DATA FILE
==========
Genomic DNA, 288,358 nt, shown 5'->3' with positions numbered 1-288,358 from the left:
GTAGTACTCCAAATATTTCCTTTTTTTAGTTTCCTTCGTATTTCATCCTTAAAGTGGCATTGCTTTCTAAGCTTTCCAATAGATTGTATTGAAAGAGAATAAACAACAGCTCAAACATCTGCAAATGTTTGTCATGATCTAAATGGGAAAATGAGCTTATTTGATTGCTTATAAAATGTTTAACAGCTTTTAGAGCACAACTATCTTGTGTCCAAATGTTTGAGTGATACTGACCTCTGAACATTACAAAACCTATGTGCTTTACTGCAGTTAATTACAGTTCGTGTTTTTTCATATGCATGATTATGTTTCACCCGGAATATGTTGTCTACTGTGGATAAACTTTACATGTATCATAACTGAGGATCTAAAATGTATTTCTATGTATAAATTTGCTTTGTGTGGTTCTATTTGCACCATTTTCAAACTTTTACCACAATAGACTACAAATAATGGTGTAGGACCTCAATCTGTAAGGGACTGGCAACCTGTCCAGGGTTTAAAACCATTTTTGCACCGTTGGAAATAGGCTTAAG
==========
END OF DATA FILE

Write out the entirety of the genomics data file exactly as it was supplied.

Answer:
Genomic DNA, 288,358 nt, shown 5'->3' with positions numbered 1-288,358 from the left:
GTAGTACTCCAAATATTTCCTTTTTTTAGTTTCCTTCGTATTTCATCCTTAAAGTGGCATTGCTTTCTAAGCTTTCCAATAGATTGTATTGAAAGAGAATAAACAACAGCTCAAACATCTGCAAATGTTTGTCATGATCTAAATGGGAAAATGAGCTTATTTGATTGCTTATAAAATGTTTAACAGCTTTTAGAGCACAACTATCTTGTGTCCAAATGTTTGAGTGATACTGACCTCTGAACATTACAAAACCTATGTGCTTTACTGCAGTTAATTACAGTTCGTGTTTTTTCATATGCATGATTATGTTTCACCCGGAATATGTTGTCTACTGTGGATAAACTTTACATGTATCATAACTGAGGATCTAAAATGTATTTCTATGTATAAATTTGCTTTGTGTGGTTCTATTTGCACCATTTTCAAACTTTTACCACAATAGACTACAAATAATGGTGTAGGACCTCAATCTGTAAGGGACTGGCAACCTGTCCAGGGTTTAAAACCATTTTTGCACCGTTGGAAATAGGCTTAAG